Date of Award


Document Type


Degree Name

Master of Science (MS)


Human Factors Psychology

Committee Chair/Advisor

Dr. Kaileigh Byrne

Committee Member

Dr. June Pilcher

Committee Member

Dr. Patrick Rosopa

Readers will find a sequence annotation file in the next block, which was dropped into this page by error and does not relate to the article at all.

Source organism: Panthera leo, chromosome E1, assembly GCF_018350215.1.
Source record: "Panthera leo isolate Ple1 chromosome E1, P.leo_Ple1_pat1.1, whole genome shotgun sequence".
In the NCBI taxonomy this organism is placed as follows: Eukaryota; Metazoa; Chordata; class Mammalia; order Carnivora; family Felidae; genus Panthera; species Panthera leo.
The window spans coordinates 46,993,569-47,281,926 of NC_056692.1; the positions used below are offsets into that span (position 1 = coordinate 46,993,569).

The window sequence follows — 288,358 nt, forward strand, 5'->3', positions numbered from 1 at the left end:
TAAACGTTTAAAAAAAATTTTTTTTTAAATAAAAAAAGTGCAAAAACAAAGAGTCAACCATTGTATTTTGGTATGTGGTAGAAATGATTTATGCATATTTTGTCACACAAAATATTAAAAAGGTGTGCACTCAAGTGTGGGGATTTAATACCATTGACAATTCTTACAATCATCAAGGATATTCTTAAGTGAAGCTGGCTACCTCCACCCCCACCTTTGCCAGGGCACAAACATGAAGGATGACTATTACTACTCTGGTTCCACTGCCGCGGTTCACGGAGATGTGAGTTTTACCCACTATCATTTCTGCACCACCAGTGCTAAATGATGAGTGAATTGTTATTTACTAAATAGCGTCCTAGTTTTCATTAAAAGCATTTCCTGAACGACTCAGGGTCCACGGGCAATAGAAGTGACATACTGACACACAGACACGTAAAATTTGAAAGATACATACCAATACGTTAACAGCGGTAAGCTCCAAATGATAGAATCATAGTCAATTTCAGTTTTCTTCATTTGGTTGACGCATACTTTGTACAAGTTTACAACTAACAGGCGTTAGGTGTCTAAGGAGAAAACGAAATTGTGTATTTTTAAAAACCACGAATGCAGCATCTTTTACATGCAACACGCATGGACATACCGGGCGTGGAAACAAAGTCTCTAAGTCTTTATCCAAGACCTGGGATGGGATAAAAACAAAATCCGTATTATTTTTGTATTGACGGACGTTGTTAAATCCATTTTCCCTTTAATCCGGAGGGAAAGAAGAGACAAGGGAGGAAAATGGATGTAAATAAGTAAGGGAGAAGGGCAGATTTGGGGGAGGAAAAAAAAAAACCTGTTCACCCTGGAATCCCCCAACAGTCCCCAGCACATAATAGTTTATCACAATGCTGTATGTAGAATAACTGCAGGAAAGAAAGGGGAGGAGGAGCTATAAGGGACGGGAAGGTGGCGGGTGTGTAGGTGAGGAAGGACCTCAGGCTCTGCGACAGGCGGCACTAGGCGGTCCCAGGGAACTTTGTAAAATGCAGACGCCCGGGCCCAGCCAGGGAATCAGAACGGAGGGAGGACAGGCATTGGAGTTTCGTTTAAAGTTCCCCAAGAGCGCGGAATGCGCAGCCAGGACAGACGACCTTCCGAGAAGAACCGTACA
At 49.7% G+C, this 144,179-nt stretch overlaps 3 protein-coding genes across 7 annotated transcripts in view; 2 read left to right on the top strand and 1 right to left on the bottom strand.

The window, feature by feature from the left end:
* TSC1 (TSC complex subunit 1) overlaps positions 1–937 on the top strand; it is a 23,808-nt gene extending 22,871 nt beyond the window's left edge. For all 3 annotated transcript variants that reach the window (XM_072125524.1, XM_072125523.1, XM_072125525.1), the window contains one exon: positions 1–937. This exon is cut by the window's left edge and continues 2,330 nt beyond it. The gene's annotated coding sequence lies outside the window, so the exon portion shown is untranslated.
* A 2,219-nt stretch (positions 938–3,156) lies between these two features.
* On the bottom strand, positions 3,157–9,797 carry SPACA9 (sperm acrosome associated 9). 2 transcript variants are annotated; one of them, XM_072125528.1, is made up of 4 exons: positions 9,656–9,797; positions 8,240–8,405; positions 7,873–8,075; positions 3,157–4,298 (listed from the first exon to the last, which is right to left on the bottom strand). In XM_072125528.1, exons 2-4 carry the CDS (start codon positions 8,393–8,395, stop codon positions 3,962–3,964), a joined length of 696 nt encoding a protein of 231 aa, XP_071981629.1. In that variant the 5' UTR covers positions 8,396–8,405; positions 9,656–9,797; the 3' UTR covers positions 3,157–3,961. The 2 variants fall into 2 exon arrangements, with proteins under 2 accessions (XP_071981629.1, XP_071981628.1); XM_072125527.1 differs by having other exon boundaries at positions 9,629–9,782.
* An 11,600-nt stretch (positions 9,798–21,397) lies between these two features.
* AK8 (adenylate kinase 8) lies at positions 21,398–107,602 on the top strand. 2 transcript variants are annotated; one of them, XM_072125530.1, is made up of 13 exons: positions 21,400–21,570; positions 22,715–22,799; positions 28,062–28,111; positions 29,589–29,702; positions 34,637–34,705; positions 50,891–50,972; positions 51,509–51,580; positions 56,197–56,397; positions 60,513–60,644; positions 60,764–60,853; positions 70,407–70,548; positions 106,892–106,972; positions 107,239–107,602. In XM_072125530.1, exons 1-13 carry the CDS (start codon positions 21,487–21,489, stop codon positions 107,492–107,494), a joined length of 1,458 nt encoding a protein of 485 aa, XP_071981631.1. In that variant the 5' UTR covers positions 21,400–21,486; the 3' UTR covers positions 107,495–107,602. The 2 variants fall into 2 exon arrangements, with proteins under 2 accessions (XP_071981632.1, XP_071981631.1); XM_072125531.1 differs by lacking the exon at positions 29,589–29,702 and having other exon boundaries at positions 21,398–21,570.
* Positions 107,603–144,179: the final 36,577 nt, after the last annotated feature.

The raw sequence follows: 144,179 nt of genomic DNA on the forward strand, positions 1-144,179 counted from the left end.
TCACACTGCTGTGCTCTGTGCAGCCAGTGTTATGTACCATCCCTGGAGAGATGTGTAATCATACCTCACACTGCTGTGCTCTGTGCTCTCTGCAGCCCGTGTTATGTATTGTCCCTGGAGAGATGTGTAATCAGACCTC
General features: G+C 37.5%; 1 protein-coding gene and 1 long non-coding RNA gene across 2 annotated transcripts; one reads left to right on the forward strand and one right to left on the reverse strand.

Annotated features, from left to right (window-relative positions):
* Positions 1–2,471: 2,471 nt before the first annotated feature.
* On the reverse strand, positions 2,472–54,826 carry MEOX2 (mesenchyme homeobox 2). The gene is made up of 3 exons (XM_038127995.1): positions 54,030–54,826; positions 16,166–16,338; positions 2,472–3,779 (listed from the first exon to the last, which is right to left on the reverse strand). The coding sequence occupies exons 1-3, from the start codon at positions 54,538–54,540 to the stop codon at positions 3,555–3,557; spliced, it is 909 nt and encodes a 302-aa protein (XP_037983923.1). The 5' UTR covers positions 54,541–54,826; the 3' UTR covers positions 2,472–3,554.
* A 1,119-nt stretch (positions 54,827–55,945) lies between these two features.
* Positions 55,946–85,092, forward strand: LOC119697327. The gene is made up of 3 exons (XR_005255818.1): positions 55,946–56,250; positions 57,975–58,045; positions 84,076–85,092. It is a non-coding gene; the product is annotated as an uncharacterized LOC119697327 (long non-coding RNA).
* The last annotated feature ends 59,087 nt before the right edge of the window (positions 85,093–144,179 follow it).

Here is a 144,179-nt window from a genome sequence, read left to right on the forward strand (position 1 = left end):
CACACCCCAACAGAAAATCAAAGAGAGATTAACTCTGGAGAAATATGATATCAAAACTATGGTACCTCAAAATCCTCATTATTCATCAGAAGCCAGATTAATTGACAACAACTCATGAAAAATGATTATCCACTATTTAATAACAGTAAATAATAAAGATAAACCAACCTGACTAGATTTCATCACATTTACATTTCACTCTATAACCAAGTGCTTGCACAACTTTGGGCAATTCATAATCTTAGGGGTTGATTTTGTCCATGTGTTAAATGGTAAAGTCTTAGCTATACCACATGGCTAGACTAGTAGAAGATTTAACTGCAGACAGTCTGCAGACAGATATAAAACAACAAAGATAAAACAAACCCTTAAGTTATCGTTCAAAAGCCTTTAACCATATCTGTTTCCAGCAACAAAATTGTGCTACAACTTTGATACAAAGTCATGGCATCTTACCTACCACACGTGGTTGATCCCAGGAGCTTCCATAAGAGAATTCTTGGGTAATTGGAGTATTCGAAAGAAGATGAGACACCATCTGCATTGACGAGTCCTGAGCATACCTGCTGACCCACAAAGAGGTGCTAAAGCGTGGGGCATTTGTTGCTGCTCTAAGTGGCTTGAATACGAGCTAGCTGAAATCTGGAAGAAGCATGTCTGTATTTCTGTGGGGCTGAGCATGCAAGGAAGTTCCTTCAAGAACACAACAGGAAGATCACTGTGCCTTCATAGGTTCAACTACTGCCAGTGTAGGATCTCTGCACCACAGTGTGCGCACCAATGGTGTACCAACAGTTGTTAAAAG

Information communication technology (ICT), including the Internet and mobile devices, has become ubiquitous to accomplish everyday tasks. Previous research, including work with the privacy calculus framework, indicates that factors such as perceived risks and benefits of using ICTs, ICT trust, and general privacy concerns can influence individuals’ digital privacy-related decisions. One pervasive psychological factor that may potentially alter such privacy-related behaviors is acute stress. Acute stress has been shown to impact general, laboratory-based decision-making such that acute stress can promote risk-seeking behaviors and a tendency to prefer immediate rewards over delayed, greater value rewards. However, the effect of acute stress in the applied context of privacy decision-making is relatively unknown. This study employed a between-subject design in which participants were randomly assigned to either a high acute stress condition, or a low acute stress condition. In addition, we measured individuals’ levels of chronic stress, mood, perceived risk and benefits, trust, privacy concern as moderating effects and level of privacy fatigue as a mediating effect on the relationship between acute stress and privacy decision-making. The results revealed that individuals who were in the acute stress condition made risker privacy decisions. There were no significant interactions between the acute stress manipulation and any of the moderators; moreover, privacy fatigue did not mediate the relationship between acute stress and privacy decision-making. These results suggest that the impact of acute stress on privacy decision-making is robust over and above common situational and individual difference factors that have been shown to independently influence decision-making.



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